Nevenka Dimitrova is the Chief Technology Officer at Philips Oncology Informatics. With her technology passion and intrapreneurial mind, she is known for contributions in genomics signal processing, AI, and healthcare informatics. Nevenka is committed to bring genomics into the world of practicing clinicians to add precision and clarity – through a new array of cloud and clinical informatics technologies, continuous learning systems and automated reasoning. Her bibliography contains over 140 technical and scientific articles and has over 60 issued patents, and has been given the Gilles Holst award – the highest science and technology peer recognition prize at Philips. Read her full bio.

Interview with Nevenka Dimitrova of Phillips Healthcare

Q: Artificial intelligence (AI) techniques have sent vast waves across healthcare, even fueling an active discussion of whether AI doctors will eventually replace human physicians in the future. Do you believe that human physicians will be replaced by machines in the foreseeable future?

A: No, I believe that human expertise and clinical judgement are essential for foreseeable future and not replaceable by AI. Medicine is about helping people through insight and based on ethical principles, which are high bars for machines at the moment. AI is a technology and should be in service of clinical experts, and when we talk about ethics this is an orthogonal dimension that goes beyond technology having legal and societal implications. Certain aspects of the work will be replaced by machines, where tasks can be more automated – and this is exactly what we are doing in Radiology Informatics with our Illumeo product.

Q: What are your thoughts?

A: In my mind the main question is how to use AI to amplify the clinical expertise and experience of humans. Machines and humans can co-exist where AI can assemble and track all of the necessary information– however, the power of insight and exercising judgement is still within the human experts. Autonomous learning and connecting the symbolic side of AI with machine learning will take some more time.

AI needs to get more advanced to recognize ways to improve performance and to focus on adaptivity, and overcome current obvious drawbacks like brittleness and inability to deal with missing information or new scenarios. Many of the current algorithms are not very adaptive, these are algorithms that are only fine tuned to perform classification tasks, and they don’t provide the necessary explanations how the classification is performed. And this is not intelligence, it’s a simple pattern recognition – this is what I call the first wave

While our enthusiasm for true AI is pardonable, I anticipate that the next wave in AI should tailor medical domain specific unsupervised learning methods – in a helpful and unobrustive manner, how to compare and find similar patients, how to spot real unusual patients in addition to supervised machine learning.

Connecting the dots in a continuously learning system has been the dream of AI for decades. What has been lacking is the discipline of creating self-learning frameworks – that would be the third wave.

Q: Can you provide some use cases that have already successfully demonstrate the value of AI/Machine Learning in healthcare?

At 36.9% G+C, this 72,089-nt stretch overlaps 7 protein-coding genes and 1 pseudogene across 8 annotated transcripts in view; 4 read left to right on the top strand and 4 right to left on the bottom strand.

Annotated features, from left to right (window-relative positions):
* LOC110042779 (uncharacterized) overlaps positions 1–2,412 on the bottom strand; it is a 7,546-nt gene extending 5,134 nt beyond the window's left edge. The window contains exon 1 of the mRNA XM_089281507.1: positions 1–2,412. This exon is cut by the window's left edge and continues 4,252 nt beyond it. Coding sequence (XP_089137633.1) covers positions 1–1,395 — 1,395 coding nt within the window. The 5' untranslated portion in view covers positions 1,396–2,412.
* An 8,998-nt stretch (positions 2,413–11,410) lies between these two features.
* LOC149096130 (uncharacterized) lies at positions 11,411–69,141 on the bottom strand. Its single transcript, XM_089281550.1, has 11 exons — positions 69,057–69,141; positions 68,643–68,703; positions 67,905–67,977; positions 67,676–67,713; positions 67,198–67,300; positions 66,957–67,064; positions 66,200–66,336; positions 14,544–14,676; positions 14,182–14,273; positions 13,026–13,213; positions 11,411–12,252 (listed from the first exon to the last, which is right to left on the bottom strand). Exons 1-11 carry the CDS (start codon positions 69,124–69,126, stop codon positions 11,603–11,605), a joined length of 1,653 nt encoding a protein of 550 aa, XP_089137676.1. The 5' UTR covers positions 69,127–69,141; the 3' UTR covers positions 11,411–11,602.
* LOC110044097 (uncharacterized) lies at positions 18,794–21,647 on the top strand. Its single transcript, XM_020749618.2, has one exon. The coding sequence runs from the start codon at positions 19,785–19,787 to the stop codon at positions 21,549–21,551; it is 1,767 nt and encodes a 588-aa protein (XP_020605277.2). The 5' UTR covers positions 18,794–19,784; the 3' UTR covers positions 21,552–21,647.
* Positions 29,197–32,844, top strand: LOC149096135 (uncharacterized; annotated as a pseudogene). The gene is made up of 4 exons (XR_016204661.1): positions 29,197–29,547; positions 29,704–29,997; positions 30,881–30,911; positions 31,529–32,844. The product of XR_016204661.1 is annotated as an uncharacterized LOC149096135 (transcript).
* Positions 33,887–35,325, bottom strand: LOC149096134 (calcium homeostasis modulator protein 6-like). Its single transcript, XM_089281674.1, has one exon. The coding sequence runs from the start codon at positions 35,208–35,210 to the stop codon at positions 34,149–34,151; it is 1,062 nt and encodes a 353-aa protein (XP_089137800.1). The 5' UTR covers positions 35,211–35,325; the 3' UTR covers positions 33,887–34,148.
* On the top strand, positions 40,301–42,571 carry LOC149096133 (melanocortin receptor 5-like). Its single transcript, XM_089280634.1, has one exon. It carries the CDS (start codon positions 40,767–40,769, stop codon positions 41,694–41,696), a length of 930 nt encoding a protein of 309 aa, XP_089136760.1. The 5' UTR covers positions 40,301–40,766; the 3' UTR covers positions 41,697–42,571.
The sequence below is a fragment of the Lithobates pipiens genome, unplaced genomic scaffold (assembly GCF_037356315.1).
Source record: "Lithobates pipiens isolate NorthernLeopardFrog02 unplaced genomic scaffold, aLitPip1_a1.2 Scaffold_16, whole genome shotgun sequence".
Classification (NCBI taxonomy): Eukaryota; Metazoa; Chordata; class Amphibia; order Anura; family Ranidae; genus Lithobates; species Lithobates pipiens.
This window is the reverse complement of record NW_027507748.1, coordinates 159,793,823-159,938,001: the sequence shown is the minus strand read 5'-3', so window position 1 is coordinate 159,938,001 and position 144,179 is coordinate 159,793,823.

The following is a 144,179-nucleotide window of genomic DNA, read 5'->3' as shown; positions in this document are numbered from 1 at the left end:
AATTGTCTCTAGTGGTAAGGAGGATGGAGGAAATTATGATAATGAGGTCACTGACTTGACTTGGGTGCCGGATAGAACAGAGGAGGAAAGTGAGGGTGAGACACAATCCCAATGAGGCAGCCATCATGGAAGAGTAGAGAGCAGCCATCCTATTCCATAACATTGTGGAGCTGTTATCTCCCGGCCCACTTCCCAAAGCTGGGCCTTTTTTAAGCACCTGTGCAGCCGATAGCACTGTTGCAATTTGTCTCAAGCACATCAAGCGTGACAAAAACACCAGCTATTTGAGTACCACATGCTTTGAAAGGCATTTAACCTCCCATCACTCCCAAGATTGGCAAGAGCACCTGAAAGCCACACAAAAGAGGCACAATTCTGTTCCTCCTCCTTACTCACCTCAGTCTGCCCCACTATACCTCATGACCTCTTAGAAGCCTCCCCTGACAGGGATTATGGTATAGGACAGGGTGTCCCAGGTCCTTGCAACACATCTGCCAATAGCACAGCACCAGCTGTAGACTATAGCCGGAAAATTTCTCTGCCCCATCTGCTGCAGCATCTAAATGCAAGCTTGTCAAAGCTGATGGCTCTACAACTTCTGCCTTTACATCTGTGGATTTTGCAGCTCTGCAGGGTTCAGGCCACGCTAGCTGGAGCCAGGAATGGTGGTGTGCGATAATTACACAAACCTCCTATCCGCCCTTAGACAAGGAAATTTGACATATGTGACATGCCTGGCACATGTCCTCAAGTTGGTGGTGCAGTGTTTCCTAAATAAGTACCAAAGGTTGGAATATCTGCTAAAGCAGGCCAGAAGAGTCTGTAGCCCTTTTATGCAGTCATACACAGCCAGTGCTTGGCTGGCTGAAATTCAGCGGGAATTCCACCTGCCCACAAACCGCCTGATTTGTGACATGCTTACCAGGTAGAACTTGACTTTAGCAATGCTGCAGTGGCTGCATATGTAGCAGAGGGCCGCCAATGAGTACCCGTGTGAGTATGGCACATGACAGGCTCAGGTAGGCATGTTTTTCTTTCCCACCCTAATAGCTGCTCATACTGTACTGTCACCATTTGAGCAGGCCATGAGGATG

A: Diagnostic applications that include pathology and radiology imaging have already relied on machine learning for quite some time. In radiology, Philips has been active in radiomics since the 90’s in what was back then termed CADx – computer aided diagnosis. We introduced Illumeo, software that uses adaptive intelligence in Radiology, tailored workflow experience backed up by an intelligent engine that reads and analyzes image tags, and an image recognition system; allowing for robust hanging protocols that radiologists can rely on. Recently we introduced a platform capable of hosting a wide array of AI algorithms that enable genomics and NLP analysis for clinical and research purposes. We published an algorithm for information flow and network analysis that uncovered important genes responsible for platinum resistance in ovarian cancer. Our OncoSignal analysis assessing tumor-driving signaling pathway activity relies on advanced Bayesian technology. We continue to innovate on various tumor response assessment algorithms in radiomics. In computational pathology, we have introduced an algorithm called TissueMark that uses deep learning for region of interest detection and cellular profile estimation in digital whole slide images.

As part of our IntelliSpace Precision Medicine platform, we introduced an application for finding similar patients – if the most relevant similar cases are brought up to the doctor, it is quite straightforward for them to learn from the past experiences of similar patients.

Q: What areas in healthcare will benefit the most from AI/Machine Learning applications and when will that be?

A: The first instance I see in driving Precision Medicine anyway, however, we need to have enough validation studies to convince both the clinicians and the payers. Oncology is poised to benefit from AI / machine learning now – even with the supervised algorithms for predicting outcomes based on response to pharmaceutical agents or combination treatments with radiation treatments. Expanding this to pediatrics, rare diseases would be next. In acute care predicting sepsis and onset of a hospital acquired infection would be next. In all of these domains AI is helping to improve efficiency and outcomes.

Q: What are some of the challenges to realize AI/Machine learning in healthcare?